In the music world, landing on the cover of Rolling Stone has always meant you’ve arrived.
But hey, being the subject of a major feature in the New Yorker is pretty close if you’re serious about your music. The renowned literary magazine carried a six-page feature on Escovedo in October.
Look him up on YouTube and you’ll see him playing with Bruce Springsteen or David Hidalgo or Lucinda Williams. Scratch the surface on Spotify and you’ll find Por Vida, a tribute album with a handful of select artists playing Escovedo’s songs – like Steve Earle, Charlie Musselwhite, Ian Hunter, Charlie Sexton, Son Volt and The Jayhawks.
We had 5000 people chanting ‘F – – – Trump’. It was obvious what my position was.
In the northern summer of 2017 Escovedo was touring Europe with his music partner Don Antonio, an Italian, and their Italian band. Despite a long career, which began intensely in the punk music scene of New York in the late 1970s, Escovedo had never toured Europe. Now, here he was, with the voice of a hero and a blistering guitar (and a sensational band), morphing into a rock’n’roller with a slight bend towards alt country – always original, always with a hint of hispanic, touring Europe with a bundle of muscular, emotional songs about the journey of illegal immigrants into America.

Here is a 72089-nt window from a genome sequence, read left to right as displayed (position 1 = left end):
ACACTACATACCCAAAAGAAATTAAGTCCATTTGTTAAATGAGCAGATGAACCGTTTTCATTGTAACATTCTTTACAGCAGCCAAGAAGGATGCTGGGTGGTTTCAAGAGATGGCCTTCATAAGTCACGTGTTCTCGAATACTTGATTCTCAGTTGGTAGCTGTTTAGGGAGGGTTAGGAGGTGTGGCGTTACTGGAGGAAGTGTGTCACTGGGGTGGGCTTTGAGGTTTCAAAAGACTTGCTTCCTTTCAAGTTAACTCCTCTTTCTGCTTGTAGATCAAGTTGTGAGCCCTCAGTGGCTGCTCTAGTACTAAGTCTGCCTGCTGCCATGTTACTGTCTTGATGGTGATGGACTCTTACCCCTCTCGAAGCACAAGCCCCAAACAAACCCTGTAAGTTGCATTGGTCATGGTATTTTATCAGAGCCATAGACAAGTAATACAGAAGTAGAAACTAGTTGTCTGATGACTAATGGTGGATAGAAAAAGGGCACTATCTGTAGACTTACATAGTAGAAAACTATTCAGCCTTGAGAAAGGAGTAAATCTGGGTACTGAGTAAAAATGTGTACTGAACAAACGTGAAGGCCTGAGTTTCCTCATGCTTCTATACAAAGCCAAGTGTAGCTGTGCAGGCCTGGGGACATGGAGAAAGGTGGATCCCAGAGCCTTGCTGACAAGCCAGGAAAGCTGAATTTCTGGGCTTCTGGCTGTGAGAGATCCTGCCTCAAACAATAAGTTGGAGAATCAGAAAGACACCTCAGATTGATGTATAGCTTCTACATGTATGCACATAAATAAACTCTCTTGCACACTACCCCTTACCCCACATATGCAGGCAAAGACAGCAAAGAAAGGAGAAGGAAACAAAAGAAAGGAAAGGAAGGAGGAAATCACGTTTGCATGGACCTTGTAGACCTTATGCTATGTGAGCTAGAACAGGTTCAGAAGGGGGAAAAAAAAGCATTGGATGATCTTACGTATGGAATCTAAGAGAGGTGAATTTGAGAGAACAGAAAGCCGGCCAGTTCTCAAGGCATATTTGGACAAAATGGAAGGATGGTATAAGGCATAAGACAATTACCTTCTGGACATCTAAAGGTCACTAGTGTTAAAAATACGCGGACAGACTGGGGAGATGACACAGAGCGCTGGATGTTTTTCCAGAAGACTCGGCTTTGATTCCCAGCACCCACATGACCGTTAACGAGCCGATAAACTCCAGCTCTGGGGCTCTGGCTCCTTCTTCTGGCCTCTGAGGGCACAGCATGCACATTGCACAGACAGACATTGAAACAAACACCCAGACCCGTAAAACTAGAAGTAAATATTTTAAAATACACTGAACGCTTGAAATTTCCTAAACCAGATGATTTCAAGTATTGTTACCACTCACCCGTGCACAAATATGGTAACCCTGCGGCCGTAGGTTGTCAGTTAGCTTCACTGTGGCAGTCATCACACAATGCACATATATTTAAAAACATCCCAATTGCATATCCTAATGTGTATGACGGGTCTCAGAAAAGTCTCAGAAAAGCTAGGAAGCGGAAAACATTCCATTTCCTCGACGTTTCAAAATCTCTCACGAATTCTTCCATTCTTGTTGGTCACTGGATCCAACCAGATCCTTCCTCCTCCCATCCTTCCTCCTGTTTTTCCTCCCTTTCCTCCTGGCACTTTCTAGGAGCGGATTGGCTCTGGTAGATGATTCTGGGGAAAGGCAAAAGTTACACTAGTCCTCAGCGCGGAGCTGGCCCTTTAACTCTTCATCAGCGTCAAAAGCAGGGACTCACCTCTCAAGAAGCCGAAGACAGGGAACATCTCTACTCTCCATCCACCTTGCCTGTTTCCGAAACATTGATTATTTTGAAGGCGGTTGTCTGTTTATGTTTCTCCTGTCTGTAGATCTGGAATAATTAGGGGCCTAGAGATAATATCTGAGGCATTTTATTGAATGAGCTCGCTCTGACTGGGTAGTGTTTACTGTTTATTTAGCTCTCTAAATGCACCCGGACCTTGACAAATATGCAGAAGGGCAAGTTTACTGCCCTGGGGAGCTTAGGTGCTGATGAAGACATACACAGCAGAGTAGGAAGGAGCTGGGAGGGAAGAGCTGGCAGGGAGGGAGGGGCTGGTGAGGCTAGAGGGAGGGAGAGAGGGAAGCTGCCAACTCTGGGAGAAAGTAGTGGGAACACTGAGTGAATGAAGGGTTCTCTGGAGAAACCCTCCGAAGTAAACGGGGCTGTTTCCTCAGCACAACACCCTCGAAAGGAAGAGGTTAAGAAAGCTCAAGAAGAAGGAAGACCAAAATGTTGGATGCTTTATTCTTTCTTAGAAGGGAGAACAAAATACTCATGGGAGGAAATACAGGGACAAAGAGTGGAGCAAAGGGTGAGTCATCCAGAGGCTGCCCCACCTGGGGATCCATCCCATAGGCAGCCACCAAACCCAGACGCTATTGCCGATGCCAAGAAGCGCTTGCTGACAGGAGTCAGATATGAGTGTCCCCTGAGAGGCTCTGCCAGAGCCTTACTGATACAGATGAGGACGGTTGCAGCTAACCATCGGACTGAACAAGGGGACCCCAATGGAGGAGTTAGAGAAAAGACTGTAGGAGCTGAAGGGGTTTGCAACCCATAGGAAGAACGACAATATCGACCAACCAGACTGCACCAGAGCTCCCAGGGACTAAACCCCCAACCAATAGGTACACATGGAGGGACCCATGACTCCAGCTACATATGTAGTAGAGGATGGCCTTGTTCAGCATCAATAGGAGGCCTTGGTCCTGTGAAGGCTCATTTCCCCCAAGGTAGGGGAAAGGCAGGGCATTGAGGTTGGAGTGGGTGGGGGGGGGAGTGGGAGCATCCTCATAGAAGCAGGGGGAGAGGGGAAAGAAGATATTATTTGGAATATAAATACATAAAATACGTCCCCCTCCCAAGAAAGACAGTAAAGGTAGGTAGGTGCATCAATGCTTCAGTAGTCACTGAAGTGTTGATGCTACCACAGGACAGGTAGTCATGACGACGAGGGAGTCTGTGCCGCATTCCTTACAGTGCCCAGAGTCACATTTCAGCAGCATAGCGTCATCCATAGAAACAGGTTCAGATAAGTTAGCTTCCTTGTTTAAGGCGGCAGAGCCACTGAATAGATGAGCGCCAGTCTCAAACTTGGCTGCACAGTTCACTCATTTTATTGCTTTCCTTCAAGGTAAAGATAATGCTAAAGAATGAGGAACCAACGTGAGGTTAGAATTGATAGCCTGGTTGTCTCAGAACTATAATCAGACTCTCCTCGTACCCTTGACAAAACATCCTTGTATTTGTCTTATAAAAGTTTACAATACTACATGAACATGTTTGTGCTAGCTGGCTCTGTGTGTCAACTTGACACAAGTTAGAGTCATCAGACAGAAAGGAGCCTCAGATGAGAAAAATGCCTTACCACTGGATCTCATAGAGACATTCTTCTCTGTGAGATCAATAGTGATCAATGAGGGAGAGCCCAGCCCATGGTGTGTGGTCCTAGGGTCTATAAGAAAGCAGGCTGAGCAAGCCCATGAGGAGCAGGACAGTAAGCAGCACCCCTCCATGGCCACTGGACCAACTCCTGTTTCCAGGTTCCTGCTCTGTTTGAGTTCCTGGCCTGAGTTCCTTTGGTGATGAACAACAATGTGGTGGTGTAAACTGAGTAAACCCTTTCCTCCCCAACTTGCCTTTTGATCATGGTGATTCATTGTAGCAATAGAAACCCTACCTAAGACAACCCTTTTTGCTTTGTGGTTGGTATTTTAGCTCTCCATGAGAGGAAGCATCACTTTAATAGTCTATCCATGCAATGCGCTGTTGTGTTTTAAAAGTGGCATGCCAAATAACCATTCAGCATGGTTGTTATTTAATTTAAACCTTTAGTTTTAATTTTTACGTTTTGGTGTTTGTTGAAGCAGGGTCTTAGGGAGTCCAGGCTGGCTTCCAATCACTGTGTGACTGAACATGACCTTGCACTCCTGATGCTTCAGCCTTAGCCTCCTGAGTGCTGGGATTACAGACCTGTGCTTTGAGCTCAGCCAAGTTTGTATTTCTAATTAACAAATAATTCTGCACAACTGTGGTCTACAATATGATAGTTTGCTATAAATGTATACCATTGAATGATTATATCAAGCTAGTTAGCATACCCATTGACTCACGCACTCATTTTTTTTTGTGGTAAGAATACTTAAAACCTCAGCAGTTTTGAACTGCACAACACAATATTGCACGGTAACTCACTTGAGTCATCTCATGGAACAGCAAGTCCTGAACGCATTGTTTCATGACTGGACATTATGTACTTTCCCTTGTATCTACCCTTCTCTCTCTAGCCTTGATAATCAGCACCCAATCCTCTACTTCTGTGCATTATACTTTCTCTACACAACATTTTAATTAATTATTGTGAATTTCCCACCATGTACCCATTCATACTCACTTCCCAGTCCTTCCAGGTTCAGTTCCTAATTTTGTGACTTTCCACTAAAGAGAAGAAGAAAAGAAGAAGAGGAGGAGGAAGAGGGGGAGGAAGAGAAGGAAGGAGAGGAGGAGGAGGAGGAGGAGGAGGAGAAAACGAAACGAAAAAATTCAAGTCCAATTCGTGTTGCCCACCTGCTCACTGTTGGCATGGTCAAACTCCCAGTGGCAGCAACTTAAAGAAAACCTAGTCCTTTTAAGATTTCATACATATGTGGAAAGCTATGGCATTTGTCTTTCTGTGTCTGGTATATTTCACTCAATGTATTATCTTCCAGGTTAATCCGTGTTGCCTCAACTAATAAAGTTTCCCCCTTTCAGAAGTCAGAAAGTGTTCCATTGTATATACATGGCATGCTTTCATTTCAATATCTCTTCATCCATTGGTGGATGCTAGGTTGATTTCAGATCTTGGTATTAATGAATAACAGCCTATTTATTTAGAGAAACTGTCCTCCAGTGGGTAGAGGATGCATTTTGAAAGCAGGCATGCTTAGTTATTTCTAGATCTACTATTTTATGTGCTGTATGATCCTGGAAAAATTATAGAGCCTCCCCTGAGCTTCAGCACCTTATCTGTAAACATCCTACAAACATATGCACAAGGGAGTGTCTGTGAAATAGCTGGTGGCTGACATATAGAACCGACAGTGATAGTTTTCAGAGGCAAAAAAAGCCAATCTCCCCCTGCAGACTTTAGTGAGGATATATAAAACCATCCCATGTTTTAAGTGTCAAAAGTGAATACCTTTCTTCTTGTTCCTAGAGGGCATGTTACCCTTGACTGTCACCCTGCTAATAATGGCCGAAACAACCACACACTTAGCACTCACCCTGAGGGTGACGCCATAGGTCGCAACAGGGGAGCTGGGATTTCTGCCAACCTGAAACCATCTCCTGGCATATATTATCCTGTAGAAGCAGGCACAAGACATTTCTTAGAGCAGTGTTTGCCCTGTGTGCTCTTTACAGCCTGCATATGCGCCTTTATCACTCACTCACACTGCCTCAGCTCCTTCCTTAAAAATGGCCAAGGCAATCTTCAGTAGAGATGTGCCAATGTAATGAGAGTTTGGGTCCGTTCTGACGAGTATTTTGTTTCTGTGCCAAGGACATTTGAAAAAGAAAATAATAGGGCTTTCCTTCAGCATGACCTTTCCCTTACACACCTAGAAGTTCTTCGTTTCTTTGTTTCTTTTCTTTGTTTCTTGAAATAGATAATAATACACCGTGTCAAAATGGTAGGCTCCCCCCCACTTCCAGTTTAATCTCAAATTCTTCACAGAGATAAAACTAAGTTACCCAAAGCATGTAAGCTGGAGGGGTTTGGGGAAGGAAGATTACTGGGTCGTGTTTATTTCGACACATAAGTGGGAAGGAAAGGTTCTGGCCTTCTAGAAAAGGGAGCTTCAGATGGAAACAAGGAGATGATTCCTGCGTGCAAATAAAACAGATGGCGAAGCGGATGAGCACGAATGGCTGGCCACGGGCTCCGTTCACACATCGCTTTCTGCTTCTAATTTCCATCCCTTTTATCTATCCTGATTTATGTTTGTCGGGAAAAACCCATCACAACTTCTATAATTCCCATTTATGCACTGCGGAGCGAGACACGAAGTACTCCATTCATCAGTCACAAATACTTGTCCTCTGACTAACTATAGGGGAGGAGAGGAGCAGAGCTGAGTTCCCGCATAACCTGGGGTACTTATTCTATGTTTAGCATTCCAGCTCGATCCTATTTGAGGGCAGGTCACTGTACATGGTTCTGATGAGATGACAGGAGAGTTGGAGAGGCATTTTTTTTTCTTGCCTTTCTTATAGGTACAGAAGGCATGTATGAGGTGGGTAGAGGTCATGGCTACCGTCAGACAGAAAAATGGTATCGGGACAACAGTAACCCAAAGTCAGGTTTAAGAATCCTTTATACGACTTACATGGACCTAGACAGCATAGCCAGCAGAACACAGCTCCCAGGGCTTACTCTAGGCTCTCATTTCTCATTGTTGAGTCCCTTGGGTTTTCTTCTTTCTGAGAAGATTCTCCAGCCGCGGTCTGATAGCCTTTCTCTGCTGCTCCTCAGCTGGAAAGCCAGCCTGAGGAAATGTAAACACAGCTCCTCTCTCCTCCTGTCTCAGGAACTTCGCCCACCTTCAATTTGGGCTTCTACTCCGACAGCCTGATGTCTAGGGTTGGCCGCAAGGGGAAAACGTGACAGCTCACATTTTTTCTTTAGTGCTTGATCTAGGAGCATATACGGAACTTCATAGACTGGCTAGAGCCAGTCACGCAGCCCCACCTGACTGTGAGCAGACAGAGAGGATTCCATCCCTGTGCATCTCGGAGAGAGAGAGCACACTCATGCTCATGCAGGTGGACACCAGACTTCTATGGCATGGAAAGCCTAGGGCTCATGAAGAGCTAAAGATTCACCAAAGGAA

“It was just as Trump was elected,” he offers in a telephone interview in late November. “We did 35 shows in 40 days in 10 countries. We turned some of the songs into anti-Trump chants. We had 5000 people chanting ‘F – – – Trump’. It was obvious what my position was. And it obvious people had become disappointed in what America had become.”
Those songs, detailing the fictional journey of a young Mexican and young Italian coming to America, are on Escovedo’s new album, The Crossing. It’s his 14th album, but given the political times, generating more attention and critical acclaim than almost anything he has done before.
As a musician, Escovedo is as honest as the day he was born, always searching for truth, playing what comes to him.
“When I think, if I ever do think about my career in a commercial sense, i understand why we are here,” he says. “I never done the same thing over and over. Never really cared to cater that to that audience.”
Photo of Alejandro Escovedo By Drew Brown for The New Yorker